Oliver Row had spent a lifetime seeking out the modern world's monsters. He had obtained a book that outlined everything he needed to know, including their origins in the days before the flood. Each of them had found their way into legend, but they also existed in reality, or at least so Oliver attempted to prove.
One day he heard of the existence of a centaur. Like all monsters it had acquired the ability to hide its true nature from the world, a trick of the eye that hid half its body from observers, so that only its human half was visible, the equine somehow tucked out of sight. Oliver didn't know how it was done, perhaps the gift of a higher power, or perhaps something lower.
The centaur worked in a bookstore, hidden away in one of the fringe commercial areas of a minor city called Colorado Springs. Her name, at least as of the moment, was Eva Dallas, and when Oliver entered the store he found that he was as convinced as anyone that she was only human. There was nothing to give her away. Knowing better, however, he decided to approach with caution as well as calculation.
"Tell me what you have on mythology."
"We have a fine selection," Eva replied, seeming to give her full attention to him in an instant. "I can show you if you'd like."
"I hoped you would be so kind."
"Of course," she said. She was apparently a woman of her forties, pleasantly filled out with the world's pleasures, cheery as you'd expect from a typical sales professional. They headed toward the back of the store, past rows and rows packed full of books. Oliver skimmed the shelves, grimaced inwardly at their untidiness. But his standards were more precise than others, and he came from a very different world.
They stopped in front of a wall dominated by the same kind of bookcase that populated the rest of the store. Eva gestured at the mythology section, pitiably small by Oliver's strict standards, but this was not an occult shop, so he cautioned himself to not be so surprised.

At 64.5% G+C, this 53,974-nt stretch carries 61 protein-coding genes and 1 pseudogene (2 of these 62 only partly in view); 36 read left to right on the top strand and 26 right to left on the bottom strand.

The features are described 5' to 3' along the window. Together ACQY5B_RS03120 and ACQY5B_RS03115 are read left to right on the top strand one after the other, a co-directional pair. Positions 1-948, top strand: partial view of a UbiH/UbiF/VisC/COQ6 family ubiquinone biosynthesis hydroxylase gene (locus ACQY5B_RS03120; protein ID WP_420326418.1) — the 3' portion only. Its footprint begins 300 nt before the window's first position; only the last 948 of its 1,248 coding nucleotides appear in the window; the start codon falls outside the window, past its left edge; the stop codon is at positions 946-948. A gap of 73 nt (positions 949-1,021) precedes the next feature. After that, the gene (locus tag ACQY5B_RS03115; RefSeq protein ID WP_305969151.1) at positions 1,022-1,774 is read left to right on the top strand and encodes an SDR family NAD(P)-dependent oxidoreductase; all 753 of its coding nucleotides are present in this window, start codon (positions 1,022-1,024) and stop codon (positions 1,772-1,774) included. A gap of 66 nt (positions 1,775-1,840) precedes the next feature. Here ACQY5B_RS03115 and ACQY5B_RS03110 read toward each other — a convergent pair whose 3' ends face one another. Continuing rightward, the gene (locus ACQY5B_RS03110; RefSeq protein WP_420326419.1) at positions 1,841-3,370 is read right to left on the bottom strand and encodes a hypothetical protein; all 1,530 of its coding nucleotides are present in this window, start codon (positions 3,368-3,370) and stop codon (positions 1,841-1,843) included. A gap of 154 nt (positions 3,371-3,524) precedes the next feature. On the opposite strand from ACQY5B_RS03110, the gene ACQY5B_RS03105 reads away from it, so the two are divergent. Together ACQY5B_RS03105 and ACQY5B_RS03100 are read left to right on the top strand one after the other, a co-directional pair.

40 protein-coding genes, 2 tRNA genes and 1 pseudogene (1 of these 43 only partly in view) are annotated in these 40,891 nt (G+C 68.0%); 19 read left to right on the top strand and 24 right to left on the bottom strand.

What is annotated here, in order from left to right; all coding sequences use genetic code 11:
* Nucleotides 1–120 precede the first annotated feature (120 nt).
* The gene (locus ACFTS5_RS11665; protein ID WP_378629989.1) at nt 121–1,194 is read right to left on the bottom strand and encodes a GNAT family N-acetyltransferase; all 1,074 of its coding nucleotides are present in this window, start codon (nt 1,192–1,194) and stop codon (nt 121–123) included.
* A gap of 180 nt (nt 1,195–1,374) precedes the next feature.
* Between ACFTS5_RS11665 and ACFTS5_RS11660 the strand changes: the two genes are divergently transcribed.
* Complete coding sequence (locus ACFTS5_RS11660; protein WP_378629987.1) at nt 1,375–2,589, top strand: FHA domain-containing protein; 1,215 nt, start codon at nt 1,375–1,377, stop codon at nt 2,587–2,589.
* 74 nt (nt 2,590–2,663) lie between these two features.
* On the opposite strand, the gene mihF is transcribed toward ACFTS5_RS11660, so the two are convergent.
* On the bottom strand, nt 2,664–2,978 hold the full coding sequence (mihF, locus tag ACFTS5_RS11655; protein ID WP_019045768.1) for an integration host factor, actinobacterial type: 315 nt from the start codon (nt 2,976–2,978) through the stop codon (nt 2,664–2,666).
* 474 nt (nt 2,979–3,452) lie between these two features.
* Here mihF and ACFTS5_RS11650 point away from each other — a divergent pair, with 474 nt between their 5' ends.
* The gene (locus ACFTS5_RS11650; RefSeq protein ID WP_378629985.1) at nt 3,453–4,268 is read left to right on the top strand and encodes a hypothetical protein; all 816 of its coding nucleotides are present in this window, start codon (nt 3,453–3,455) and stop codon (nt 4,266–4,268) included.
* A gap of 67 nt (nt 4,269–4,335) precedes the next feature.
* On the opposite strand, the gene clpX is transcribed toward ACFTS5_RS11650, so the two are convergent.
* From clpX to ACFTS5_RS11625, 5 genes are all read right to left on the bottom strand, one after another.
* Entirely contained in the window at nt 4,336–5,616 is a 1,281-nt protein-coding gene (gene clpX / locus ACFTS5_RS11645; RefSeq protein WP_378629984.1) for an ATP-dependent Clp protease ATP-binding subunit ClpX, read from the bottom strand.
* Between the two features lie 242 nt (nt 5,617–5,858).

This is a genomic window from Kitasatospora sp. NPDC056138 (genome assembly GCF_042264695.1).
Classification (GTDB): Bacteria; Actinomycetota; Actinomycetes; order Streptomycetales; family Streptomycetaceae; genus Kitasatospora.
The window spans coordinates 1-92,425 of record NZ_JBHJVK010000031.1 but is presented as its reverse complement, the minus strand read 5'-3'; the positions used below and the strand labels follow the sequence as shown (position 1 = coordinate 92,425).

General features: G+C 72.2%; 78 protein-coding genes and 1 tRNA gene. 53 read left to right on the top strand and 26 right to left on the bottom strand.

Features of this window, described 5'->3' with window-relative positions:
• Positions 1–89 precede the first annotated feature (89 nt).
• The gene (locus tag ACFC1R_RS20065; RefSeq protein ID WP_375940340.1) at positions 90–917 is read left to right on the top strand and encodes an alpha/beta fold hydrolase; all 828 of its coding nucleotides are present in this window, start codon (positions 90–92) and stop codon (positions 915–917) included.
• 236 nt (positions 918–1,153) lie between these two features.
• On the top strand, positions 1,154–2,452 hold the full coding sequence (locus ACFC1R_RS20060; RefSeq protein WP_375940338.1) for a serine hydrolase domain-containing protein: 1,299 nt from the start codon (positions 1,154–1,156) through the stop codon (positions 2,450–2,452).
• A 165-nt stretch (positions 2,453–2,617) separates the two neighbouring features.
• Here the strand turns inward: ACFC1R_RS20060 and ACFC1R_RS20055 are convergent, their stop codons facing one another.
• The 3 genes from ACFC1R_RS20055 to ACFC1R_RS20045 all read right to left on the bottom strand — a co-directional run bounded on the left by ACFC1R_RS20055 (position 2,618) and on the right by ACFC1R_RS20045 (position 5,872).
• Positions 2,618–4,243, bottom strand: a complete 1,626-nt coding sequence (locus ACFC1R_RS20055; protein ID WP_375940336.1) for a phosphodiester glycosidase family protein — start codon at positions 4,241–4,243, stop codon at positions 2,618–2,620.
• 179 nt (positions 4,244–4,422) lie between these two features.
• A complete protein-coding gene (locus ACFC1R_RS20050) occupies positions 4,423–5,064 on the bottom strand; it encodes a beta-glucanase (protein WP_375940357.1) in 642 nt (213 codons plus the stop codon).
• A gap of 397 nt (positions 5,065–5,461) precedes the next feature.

"If there's anything else...?" Eva offered.
"Now that you mention it. I want to see you."
"I'm afraid that's not going to happen, but I am flattered, I really am," Eva said, maintaining her chipper demeanor.
"That's not what I mean. I think you know."
The woman hesitated for a moment, then motioned for Oliver to follow her a little further. Apparently the employee area was not far away. As soon as they left the common area Eva's true form began to reveal itself. Her back legs bucked as if to assert themselves.
"It's true, then."
"You weren't certain?" Eva said, finally dropping one level of her jauntiness.
"I'm never certain of anything. It's what makes my line of work possible. I've always been fascinated by centaurs. You'll forgive me if I stare."
"You can't tell anyone," Eva said, losing another level. There was true concern lurking behind her eyes. It was unmistakable, at least to as keen an observer as Oliver Row.
"If I weren't careful, the world would know a lot more than it does. You needn't be concerned. I don't want anything from you. You were merely a curiosity. In truth I've got a more important matter on my mind, a far more troubling one. There is a man, a priest of all professions, who is also a dragon. Don't ask me to explain it. I don't think even he understands it. I expect your kind has had a very difficult time of it. You've buried your true selves for too long. This man is in desperate trouble, and it has nothing to do with his true nature, though I suspect it has everything to do with it. A vampire has attached itself to his sister. I think the vampire is trying to accomplish the very thing I've dedicated my life to learning, what it means to exist in this world when the world says you shouldn't exist. It's such a complicated matter. Again, I apologize. I'm now beginning to suspect I was rather rude in seeking you out the way I did. It's just, I'm nervous. I'm afraid of what I will discover, what will happen, if I pursue this. The man needs me. His sister is in danger. I may be the only one capable of sorting it out, but it will come at a great cost. You've confirmed something for me today, and because of it, I'm afraid I will reveal the layer of the world that separates all the truths we've attempted to deny. I am not a religious man. I believe in too many things. But only faith will help me now. This is something I've already learned from Plato Finnegan, the man I've been speaking about. I'm sorry. Please excuse me."
Oliver walked all the way out of the store and didn't look back, and couldn't bring himself to even speculate on what the centaur might now be thinking. The day was drawing to a close.